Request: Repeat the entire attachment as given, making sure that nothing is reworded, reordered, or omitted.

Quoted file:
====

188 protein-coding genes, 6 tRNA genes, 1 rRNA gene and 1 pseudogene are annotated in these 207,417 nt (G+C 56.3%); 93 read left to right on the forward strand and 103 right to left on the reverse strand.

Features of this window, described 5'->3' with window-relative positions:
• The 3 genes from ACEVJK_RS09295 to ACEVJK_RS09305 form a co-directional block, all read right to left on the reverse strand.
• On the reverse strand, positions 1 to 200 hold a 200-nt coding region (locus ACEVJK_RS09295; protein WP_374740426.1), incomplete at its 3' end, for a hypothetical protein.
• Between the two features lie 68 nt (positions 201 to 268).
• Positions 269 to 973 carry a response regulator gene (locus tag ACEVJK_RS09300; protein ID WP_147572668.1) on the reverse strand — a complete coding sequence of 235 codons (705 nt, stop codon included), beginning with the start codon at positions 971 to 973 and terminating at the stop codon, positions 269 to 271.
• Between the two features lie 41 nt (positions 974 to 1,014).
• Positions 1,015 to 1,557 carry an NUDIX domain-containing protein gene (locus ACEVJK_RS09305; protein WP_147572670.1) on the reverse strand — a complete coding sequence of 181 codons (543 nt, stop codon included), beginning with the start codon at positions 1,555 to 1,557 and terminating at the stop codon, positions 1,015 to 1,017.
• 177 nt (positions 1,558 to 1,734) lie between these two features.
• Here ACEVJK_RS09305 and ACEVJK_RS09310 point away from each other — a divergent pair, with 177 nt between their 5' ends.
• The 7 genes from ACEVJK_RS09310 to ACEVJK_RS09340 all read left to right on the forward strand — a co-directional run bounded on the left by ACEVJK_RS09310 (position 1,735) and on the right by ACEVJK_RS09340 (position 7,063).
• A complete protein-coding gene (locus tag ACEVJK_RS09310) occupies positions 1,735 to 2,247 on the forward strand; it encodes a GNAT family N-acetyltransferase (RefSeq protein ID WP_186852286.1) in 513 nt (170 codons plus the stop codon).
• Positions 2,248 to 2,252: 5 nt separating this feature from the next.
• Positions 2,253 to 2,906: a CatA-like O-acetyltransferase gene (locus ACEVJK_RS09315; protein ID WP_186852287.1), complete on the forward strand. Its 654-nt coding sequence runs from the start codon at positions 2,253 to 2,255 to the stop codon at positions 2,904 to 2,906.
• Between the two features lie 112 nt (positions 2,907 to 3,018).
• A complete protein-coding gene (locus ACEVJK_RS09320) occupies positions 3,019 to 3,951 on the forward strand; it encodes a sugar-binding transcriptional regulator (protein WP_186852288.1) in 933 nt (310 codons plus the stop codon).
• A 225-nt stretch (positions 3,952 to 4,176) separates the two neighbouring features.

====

188 protein-coding genes, 6 tRNA genes, 1 rRNA gene and 1 pseudogene are annotated in these 207,417 nt (G+C 56.3%); 93 read left to right on the forward strand and 103 right to left on the reverse strand.

Features of this window, described 5'->3' with window-relative positions:
• The 3 genes from ACEVJK_RS09295 to ACEVJK_RS09305 form a co-directional block, all read right to left on the reverse strand.
• On the reverse strand, positions 1 to 200 hold a 200-nt coding region (locus ACEVJK_RS09295; protein WP_374740426.1), incomplete at its 3' end, for a hypothetical protein.
• Between the two features lie 68 nt (positions 201 to 268).
• Positions 269 to 973 carry a response regulator gene (locus tag ACEVJK_RS09300; protein ID WP_147572668.1) on the reverse strand — a complete coding sequence of 235 codons (705 nt, stop codon included), beginning with the start codon at positions 971 to 973 and terminating at the stop codon, positions 269 to 271.
• Between the two features lie 41 nt (positions 974 to 1,014).
• Positions 1,015 to 1,557 carry an NUDIX domain-containing protein gene (locus ACEVJK_RS09305; protein WP_147572670.1) on the reverse strand — a complete coding sequence of 181 codons (543 nt, stop codon included), beginning with the start codon at positions 1,555 to 1,557 and terminating at the stop codon, positions 1,015 to 1,017.
• 177 nt (positions 1,558 to 1,734) lie between these two features.
• Here ACEVJK_RS09305 and ACEVJK_RS09310 point away from each other — a divergent pair, with 177 nt between their 5' ends.
• The 7 genes from ACEVJK_RS09310 to ACEVJK_RS09340 all read left to right on the forward strand — a co-directional run bounded on the left by ACEVJK_RS09310 (position 1,735) and on the right by ACEVJK_RS09340 (position 7,063).
• A complete protein-coding gene (locus tag ACEVJK_RS09310) occupies positions 1,735 to 2,247 on the forward strand; it encodes a GNAT family N-acetyltransferase (RefSeq protein ID WP_186852286.1) in 513 nt (170 codons plus the stop codon).
• Positions 2,248 to 2,252: 5 nt separating this feature from the next.
• Positions 2,253 to 2,906: a CatA-like O-acetyltransferase gene (locus ACEVJK_RS09315; protein ID WP_186852287.1), complete on the forward strand. Its 654-nt coding sequence runs from the start codon at positions 2,253 to 2,255 to the stop codon at positions 2,904 to 2,906.
• Between the two features lie 112 nt (positions 2,907 to 3,018).
• A complete protein-coding gene (locus ACEVJK_RS09320) occupies positions 3,019 to 3,951 on the forward strand; it encodes a sugar-binding transcriptional regulator (protein WP_186852288.1) in 933 nt (310 codons plus the stop codon).
• A 225-nt stretch (positions 3,952 to 4,176) separates the two neighbouring features.